Role of Mega Food Parks in Transforming Indian Agriculture

The Mega Food Parks have started playing a significant role in giving a boost to the agribusiness sector and will continue to play an even more important role in the next 5-7 years. The examples are now evident and include:

  • Patanjali’s journey to become an FMCG powerhouse started with its Patanjali Mega Food Park in Haridwar. Its food products revenue is going to touch USD 1 billion soon and it sources produce, directly and indirectly, from more than 10 lakh farmers. It has commercialised some seemingly irrelevant products such as buransh juice, helped increase farmer incomes and developed many local entrepreneurs.
  • Gujarat Agro Infrastructure Mega Food Park has already secured an investment of more than Rs. 400 crores from processors against the ministry’s own goal of 250 crores per Mega Food Park in a tribal-dominated taluk. It is likely to attract a total investment of nearly Rs. 650 crores, with the related preservation and procurement of agricultural produce benefitting a huge number of farmers. Their fully operational storage facilities have supported scores of dairy farmers too, in addition to storage of other agricultural produce.
  • Himalayan Mega Food Park is helping apple growers in Uttarakhand with its apple juice concentrate facility, and Cremica Food Park is changing the fortunes of tomato farmers in Himachal and surrounding areas with a world-class pulping facility.
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All operational food parks, including the examples above, are already sourcing a range of raw materials directly and indirectly from a minimum of about 5000-6000 farmers each. They are already contributing in a big way to reducing wastage of agri and horticulture produce, through more than 2.5 lakh MT capacity of modern cold and ambient warehousing that has been created in these projects. These storage facilities also provided logistical support and relief during the Covid lockdown as Mega Food Parks continued to operate and offer services.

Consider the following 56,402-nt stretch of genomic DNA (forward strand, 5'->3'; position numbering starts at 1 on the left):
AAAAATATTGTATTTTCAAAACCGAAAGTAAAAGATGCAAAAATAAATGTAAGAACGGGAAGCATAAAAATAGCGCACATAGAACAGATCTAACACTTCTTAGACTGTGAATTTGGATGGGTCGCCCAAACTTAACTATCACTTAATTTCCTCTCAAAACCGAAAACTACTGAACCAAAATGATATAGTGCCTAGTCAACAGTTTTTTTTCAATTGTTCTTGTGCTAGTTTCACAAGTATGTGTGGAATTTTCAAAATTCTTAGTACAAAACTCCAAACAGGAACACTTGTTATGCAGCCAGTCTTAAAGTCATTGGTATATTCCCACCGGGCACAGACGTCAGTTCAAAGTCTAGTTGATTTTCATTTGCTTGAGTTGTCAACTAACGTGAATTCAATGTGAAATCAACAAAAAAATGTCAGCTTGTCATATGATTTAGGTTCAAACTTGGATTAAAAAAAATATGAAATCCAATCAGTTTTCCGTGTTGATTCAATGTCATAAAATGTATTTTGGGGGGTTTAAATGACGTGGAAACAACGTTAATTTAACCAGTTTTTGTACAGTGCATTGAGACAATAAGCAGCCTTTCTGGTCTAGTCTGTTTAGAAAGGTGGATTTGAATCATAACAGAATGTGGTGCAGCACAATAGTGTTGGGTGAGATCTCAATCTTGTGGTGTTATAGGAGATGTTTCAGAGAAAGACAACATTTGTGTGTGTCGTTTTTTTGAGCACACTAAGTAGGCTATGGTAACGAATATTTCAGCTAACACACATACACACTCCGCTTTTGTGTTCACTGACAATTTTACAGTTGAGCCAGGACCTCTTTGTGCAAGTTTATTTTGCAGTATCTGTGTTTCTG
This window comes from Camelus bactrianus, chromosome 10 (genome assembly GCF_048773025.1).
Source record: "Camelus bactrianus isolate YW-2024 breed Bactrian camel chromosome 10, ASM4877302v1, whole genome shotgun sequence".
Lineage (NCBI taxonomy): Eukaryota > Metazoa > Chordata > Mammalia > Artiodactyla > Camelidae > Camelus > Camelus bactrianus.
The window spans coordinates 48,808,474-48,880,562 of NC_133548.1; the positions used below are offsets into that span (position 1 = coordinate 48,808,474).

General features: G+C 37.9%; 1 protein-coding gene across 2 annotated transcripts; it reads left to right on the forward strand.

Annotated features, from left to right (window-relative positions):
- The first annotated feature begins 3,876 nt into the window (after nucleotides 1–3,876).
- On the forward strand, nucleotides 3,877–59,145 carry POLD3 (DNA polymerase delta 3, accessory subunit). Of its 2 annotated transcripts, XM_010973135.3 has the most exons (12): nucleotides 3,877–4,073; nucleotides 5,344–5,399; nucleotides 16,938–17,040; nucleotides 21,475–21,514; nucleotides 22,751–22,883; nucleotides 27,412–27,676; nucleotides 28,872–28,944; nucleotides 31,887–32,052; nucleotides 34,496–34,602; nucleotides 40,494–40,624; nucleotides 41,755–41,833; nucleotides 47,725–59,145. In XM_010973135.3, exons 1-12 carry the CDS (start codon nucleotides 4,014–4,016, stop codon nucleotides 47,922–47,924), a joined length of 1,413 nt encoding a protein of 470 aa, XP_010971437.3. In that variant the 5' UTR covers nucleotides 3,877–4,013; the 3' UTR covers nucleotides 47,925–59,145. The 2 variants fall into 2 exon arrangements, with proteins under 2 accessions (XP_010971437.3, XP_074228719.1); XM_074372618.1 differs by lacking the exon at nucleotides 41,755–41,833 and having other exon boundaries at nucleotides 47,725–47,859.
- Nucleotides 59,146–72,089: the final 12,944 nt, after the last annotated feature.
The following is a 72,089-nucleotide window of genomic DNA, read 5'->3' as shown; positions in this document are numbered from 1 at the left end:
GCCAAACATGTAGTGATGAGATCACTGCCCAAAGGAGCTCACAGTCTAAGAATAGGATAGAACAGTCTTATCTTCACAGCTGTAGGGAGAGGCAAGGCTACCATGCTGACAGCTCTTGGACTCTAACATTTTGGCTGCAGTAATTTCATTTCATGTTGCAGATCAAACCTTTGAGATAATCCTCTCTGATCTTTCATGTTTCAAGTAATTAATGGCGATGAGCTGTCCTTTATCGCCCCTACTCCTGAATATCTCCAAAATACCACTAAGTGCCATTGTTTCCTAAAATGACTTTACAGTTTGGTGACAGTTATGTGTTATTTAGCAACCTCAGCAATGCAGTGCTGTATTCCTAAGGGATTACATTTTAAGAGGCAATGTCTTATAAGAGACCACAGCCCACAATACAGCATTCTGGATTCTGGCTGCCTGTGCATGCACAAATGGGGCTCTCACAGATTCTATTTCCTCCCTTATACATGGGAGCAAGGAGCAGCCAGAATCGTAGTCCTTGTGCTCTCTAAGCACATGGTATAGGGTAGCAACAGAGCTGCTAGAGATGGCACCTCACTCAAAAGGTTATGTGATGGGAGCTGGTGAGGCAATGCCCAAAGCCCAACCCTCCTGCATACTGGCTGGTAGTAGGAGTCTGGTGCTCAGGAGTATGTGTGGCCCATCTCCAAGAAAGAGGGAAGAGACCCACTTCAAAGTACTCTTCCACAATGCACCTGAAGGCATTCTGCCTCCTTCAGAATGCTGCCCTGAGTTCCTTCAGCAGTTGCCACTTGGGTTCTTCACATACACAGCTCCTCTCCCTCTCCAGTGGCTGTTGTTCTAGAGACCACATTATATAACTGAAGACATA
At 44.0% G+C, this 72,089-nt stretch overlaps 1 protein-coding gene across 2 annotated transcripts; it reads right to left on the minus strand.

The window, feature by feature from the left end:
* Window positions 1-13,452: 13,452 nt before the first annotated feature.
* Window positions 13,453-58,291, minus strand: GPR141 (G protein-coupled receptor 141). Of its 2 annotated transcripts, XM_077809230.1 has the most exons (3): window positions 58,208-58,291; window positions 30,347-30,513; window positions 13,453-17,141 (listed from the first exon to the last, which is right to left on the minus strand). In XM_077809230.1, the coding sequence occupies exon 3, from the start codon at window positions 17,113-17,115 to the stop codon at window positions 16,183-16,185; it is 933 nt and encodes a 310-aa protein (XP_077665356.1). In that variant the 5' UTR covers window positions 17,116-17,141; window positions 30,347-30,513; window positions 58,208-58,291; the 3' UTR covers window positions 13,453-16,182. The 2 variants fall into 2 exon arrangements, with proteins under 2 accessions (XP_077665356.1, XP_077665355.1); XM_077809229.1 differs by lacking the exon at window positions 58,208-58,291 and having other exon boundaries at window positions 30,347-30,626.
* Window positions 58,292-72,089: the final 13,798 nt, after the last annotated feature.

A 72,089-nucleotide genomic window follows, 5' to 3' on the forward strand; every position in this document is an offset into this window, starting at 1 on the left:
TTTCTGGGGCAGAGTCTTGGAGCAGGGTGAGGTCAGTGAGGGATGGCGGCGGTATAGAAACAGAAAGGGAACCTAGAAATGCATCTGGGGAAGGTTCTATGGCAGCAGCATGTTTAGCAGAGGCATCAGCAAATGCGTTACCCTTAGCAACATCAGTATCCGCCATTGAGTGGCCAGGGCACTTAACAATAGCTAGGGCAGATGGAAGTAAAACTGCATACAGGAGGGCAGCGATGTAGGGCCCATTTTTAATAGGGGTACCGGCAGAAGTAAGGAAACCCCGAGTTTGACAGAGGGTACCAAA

With exports being the major market for processed foods, state-of-the-art processing infrastructure created at Mega Food Parks by promoters and unit owners is boosting exports of processed foods.

Some Mega Food Parks have encouraged and even assisted farmers in their project clusters to experiment and diversify. Many farmers have taken up horticulture for two main reasons – surety of buyback and creation of farm-gate infrastructure such as packhouses and logistics support provided by the Mega Food Parks. It has been seen in various locations that farmer producer organisations (FPOs), being promoted heavily by governments, have found a market for their produce in these mega food parks.

Various food parks have been established in the hilly states, tribal and difficult areas. This has not only helped the farmers of these regions become a part of mainstream agriculture but has also fostered entrepreneurship among locals and resulted in the overall economic development of the region.

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Mega Food Parks are also becoming job work hubs for many prominent Indian and global food brands and helping exports of food products to various parts of the world. Serving such markets and players requires quality and traceability across the entire supply chain. Some Mega Food Parks are actively working with farmers and training them too to ensure both.

When all 41 projects are complete and fully operational with their central facilities and food processing units, more than 15 lakh farmers in these project clusters would benefit. It is evident that such support through Mega Food Parks will enthuse many more farmers and FPOs to focus on better and processable produce and food parks are already playing and shall continue to play an important role in moulding the future of India’s agriculture sector.

In the post-Covid world, global food supply chains are undergoing major realignments. Given India’s inherent strengths and renewed focus from the government, India can emerge as a major global sourcing hub and also a major consumption market, thus creating a huge opportunity for Indian businesses and startups. Mega Food Parks will no doubt pave the way to transform the agriculture sector and unlock its real potential through processing and value addition.

(The article is co-authored by Ritwik Bahuguna, Managing Director, Farlense Group and Pranav Doshi, Managing Director, Gujarat Agro Infrastructure Mega Food Park. Views expressed in the article are authors’ own.)

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About Ritwik Bahuguna

Ritwik Bahuguna is the Managing Director of Farlense Group. He has a career spanning approximately 15 years, marked by diverse experiences in the global agribusiness and sports industries.